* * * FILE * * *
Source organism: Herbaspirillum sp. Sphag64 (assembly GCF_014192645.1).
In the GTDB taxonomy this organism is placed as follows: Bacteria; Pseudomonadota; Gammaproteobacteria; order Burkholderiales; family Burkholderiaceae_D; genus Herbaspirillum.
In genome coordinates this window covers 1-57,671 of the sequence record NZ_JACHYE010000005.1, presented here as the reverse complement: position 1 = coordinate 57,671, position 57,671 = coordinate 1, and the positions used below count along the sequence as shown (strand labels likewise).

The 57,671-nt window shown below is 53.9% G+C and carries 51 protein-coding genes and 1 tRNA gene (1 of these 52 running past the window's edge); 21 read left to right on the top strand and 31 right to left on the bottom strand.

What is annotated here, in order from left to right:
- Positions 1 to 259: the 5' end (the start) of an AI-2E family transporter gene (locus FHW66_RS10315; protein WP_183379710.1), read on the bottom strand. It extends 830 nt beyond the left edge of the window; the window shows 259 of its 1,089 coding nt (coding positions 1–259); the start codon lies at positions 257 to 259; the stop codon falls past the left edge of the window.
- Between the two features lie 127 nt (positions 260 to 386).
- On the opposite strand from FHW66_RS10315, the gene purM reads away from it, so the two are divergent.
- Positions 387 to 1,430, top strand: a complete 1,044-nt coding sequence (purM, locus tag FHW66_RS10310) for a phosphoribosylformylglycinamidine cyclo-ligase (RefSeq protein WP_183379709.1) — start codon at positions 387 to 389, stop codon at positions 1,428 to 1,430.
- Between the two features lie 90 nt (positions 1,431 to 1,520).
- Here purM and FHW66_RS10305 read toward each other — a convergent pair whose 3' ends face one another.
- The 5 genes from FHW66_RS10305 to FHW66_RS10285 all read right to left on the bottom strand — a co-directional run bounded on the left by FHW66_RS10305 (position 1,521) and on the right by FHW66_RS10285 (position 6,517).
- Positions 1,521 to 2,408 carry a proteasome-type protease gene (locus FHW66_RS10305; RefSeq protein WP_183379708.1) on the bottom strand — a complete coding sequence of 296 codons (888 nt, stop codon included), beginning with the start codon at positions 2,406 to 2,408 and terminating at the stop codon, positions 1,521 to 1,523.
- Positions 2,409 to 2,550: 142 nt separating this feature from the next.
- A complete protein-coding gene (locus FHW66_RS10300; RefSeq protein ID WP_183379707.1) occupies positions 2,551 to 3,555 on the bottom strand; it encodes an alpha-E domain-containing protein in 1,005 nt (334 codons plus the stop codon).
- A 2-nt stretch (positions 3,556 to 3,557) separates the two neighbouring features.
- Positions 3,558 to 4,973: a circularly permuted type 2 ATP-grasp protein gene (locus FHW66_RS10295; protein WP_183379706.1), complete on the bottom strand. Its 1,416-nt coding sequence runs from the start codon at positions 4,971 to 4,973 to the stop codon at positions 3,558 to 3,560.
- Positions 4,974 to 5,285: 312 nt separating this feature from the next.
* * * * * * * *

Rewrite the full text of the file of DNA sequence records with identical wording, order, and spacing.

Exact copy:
Source organism: Herbaspirillum sp. Sphag64 (assembly GCF_014192645.1).
In the GTDB taxonomy this organism is placed as follows: Bacteria; Pseudomonadota; Gammaproteobacteria; order Burkholderiales; family Burkholderiaceae_D; genus Herbaspirillum.
In genome coordinates this window covers 1-57,671 of the sequence record NZ_JACHYE010000005.1, presented here as the reverse complement: position 1 = coordinate 57,671, position 57,671 = coordinate 1, and the positions used below count along the sequence as shown (strand labels likewise).

The 57,671-nt window shown below is 53.9% G+C and carries 51 protein-coding genes and 1 tRNA gene (1 of these 52 running past the window's edge); 21 read left to right on the top strand and 31 right to left on the bottom strand.

What is annotated here, in order from left to right:
- Positions 1 to 259: the 5' end (the start) of an AI-2E family transporter gene (locus FHW66_RS10315; protein WP_183379710.1), read on the bottom strand. It extends 830 nt beyond the left edge of the window; the window shows 259 of its 1,089 coding nt (coding positions 1–259); the start codon lies at positions 257 to 259; the stop codon falls past the left edge of the window.
- Between the two features lie 127 nt (positions 260 to 386).
- On the opposite strand from FHW66_RS10315, the gene purM reads away from it, so the two are divergent.
- Positions 387 to 1,430, top strand: a complete 1,044-nt coding sequence (purM, locus tag FHW66_RS10310) for a phosphoribosylformylglycinamidine cyclo-ligase (RefSeq protein WP_183379709.1) — start codon at positions 387 to 389, stop codon at positions 1,428 to 1,430.
- Between the two features lie 90 nt (positions 1,431 to 1,520).
- Here purM and FHW66_RS10305 read toward each other — a convergent pair whose 3' ends face one another.
- The 5 genes from FHW66_RS10305 to FHW66_RS10285 all read right to left on the bottom strand — a co-directional run bounded on the left by FHW66_RS10305 (position 1,521) and on the right by FHW66_RS10285 (position 6,517).
- Positions 1,521 to 2,408 carry a proteasome-type protease gene (locus FHW66_RS10305; RefSeq protein WP_183379708.1) on the bottom strand — a complete coding sequence of 296 codons (888 nt, stop codon included), beginning with the start codon at positions 2,406 to 2,408 and terminating at the stop codon, positions 1,521 to 1,523.
- Positions 2,409 to 2,550: 142 nt separating this feature from the next.
- A complete protein-coding gene (locus FHW66_RS10300; RefSeq protein ID WP_183379707.1) occupies positions 2,551 to 3,555 on the bottom strand; it encodes an alpha-E domain-containing protein in 1,005 nt (334 codons plus the stop codon).
- A 2-nt stretch (positions 3,556 to 3,557) separates the two neighbouring features.
- Positions 3,558 to 4,973: a circularly permuted type 2 ATP-grasp protein gene (locus FHW66_RS10295; protein WP_183379706.1), complete on the bottom strand. Its 1,416-nt coding sequence runs from the start codon at positions 4,971 to 4,973 to the stop codon at positions 3,558 to 3,560.
- Positions 4,974 to 5,285: 312 nt separating this feature from the next.